Out of the "big" and "mainstream" browsers, which include the likes of Google Chrome and Microsoft Edge, Safari is slightly more secure.
This how-to guide will show you how to increase your data privacy and security while using Safari.
I'll also be sure to keep in mind the delicate balance of security versus convenience. I am balancing enabling/disabling features in the name of privacy here.
You'll see "points of decision," where you pretty much choose between security/privacy or convenience at your own discretion, throughout this guide.
Note: Keep in mind you'll get way better privacy from other privacy-focused mobile browsers such as Firefox Focus or DuckDuckGo.
Apple made some decent tweaks to Safari in the September 2020 iOS 14 update.
Not a ton changed for the existing settings found in this guide, but there are now some new privacy and security focused features included for Safari in the update.
Privacy reports shows you a good amount of information on what known trackers Safari has blocked, what tracker network blocked trackers came from, and from what website Safari blocked these trackers.
It can be accessed by tapping the icon in the far left section of Safari's address bar, and then tapping "Privacy Report."
While this is a much needed and much appreciated feature, there are privacy browsers that do this better.
This is indirectly related to Safari because your iDevice will use Safari to fetch lists of passwords leaked in data bases.
It will also tell you if you are reusing passwords across accounts saved in your Keychain and whether these passwords contain "common words" that be easily guessed.
This feature can be found and enabled from the "Passwords" section of the general page of your Settings app.
While this is a very useful and friendly feature, it doesn't replace using a good password manager.
Keep in mind that I am on iOS 14 and using one of the later builds of Safari in this post.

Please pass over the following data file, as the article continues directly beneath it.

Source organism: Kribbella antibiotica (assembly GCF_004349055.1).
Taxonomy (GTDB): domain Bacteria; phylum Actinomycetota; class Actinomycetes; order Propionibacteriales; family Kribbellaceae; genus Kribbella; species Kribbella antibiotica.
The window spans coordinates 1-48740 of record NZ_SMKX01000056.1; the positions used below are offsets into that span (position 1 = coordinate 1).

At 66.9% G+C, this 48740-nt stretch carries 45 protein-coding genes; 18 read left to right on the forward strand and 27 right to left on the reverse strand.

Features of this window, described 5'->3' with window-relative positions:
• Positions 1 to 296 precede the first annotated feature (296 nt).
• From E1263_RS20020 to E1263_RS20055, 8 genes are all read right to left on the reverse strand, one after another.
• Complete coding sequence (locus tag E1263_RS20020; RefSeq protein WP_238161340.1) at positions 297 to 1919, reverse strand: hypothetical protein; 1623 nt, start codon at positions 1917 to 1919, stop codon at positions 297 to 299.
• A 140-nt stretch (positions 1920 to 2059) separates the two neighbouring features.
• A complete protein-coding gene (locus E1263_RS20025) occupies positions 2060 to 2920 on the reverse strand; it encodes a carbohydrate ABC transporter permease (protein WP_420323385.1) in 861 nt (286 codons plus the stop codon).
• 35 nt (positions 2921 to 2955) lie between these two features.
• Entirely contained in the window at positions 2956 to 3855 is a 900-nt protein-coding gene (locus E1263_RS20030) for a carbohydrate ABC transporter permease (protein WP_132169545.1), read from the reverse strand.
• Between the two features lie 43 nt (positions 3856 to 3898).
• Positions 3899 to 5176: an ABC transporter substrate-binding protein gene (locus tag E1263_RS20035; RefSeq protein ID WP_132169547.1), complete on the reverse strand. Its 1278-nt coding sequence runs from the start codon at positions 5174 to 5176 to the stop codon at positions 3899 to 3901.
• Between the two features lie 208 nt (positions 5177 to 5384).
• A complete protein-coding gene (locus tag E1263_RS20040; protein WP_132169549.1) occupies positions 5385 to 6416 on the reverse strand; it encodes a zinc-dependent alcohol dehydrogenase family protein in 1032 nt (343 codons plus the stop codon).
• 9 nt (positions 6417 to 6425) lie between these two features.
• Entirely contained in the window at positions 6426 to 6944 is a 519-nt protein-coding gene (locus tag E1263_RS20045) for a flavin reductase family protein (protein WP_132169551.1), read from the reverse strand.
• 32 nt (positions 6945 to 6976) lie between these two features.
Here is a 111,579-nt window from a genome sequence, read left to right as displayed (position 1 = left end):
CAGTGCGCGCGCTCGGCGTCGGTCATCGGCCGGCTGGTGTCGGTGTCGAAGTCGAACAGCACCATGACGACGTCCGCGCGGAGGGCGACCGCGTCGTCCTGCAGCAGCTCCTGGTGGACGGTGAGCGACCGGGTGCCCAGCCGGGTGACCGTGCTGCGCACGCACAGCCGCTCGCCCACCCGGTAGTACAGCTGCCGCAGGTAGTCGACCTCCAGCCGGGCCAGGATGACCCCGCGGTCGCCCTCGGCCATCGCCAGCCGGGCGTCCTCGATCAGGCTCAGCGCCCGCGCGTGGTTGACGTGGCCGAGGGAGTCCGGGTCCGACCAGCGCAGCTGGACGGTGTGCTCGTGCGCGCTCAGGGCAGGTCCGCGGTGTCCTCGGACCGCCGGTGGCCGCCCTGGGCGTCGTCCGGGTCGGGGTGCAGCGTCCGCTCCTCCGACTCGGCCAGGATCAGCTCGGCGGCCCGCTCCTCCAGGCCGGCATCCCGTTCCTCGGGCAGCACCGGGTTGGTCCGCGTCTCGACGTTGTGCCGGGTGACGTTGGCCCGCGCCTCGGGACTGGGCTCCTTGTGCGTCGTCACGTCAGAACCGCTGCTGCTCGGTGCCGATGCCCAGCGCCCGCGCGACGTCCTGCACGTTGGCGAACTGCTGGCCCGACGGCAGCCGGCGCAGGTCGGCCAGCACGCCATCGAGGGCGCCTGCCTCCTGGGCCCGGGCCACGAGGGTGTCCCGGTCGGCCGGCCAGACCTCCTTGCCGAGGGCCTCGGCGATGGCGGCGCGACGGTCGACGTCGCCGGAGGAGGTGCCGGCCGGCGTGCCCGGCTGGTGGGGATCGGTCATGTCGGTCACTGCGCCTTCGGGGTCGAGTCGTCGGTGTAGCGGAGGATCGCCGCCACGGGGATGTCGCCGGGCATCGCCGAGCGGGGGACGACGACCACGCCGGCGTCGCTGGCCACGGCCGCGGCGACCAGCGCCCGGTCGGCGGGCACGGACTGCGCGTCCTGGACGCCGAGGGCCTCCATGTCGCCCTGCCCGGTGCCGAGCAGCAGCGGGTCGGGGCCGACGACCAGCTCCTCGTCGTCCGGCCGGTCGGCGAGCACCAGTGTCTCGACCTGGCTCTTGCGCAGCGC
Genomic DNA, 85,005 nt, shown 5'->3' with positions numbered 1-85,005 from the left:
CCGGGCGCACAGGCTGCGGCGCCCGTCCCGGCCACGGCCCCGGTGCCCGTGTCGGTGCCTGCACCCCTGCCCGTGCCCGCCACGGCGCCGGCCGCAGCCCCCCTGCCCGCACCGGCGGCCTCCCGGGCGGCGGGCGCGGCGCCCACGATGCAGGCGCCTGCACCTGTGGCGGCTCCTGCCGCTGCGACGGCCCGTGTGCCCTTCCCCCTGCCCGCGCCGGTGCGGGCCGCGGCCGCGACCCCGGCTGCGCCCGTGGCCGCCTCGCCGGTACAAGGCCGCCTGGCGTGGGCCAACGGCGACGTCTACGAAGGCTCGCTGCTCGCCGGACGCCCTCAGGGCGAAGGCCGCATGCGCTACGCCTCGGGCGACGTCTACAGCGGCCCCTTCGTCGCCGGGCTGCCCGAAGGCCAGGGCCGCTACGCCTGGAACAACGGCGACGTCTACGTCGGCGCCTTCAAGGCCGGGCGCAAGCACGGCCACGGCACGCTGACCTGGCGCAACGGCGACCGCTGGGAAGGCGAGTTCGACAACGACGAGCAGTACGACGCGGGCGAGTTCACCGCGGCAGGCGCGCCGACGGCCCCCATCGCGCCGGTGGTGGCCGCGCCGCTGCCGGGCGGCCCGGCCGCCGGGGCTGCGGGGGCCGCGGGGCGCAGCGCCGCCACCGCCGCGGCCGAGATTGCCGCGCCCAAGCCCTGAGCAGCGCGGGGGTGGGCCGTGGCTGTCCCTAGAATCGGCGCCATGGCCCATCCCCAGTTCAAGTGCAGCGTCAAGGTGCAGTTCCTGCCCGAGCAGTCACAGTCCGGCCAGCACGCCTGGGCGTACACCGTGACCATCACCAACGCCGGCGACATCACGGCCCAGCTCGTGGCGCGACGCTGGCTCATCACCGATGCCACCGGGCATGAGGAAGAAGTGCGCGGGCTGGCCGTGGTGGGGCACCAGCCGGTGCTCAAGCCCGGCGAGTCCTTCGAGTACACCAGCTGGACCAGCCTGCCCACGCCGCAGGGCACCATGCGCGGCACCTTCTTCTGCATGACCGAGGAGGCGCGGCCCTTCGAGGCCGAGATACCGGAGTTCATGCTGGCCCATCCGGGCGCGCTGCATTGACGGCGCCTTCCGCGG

Also, if you're newer to the iOS environment, the settings for Safari are found under the Settings app.
That's where we're going to be adjusting Safari's settings in this guide.
One of the best ways to maintain both data privacy and security while using Safari is to keep it updated.
It seems trivial, and I guess in a way it is.
But keeping the Safari app updated is seriously the easiest way to make sure you're at least protected from the latest known exploits.
With that said, if your installed version of Safari is outdated, then just go ahead and update it. Right now.
Everything will take a couple of seconds to download and install on your device. At the end you'll benefit from the bug fix and/or security patch.
Plus, it's one less thing you have to worry about.
If you don't have automatic updates turned on, then I highly suggest you enable them so that future updates can be downloaded and installed ASAP.
I know we're still at the start of this guide, but we're already at a key "point of decision" when it comes to setting Safari up with privacy in mind on iOS devices.
Siri is as useful as it can be invasive. Apple has found itself in hot water over Siri.
In 2019, Apple confirmed that Siri was recording confidential information from users. That information was made readily available to the company's contractors.
Now, Apple has since apologized and addressed those concerns with Siri, but the damage is done. We can only think what might be next.
So, it's ultimately up to you to decide just how much you want Siri to be in on your web habits. These settings govern how Siri gathers information related to your search history, both online and off.
If you're super security conscious, you might want to disable everything. If you're not, keep some of the toggles enabled so that Siri can give you a more "personalized" approach.
Always keep in mind that you're feeding information straight to Apple and potentially other 3rd parties, though.
In any case, you'll want to read up on Apple's "Safari Search & Privacy."
The biggest thing here is choosing which search engine you want Safari to use as a default.
For most people, this is probably going to be Google. Google Search is far from the best choice when it comes to your data privacy, but I understand that it's good at finding a lot of stuff. So people use it.
Despite this, I suggest using a more privacy-focused search engine such as DuckDuckGo as your default search engine.
In the cases where you find yourself really needing to google something, then just visit the google homepage as opposed to having it as your default search engine.
The second biggest thing here are all the search suggestions. Do yourself a favor and turn them off.
Turning off Safari and search suggestions helps limit the data sent to the search engine your using and Apple.
This also limits the chances for third parties to use this information to create a shadow profile of your search habits. Then send you creepily hyper-targeted ads.
Keep in mind you'll probably still get some targeted ads based on your search history, especially if you use Google Search. But turning off search suggestions helps curb a portion of your data freely sent.
Make sure you block pop ups, even if just for your own sanity.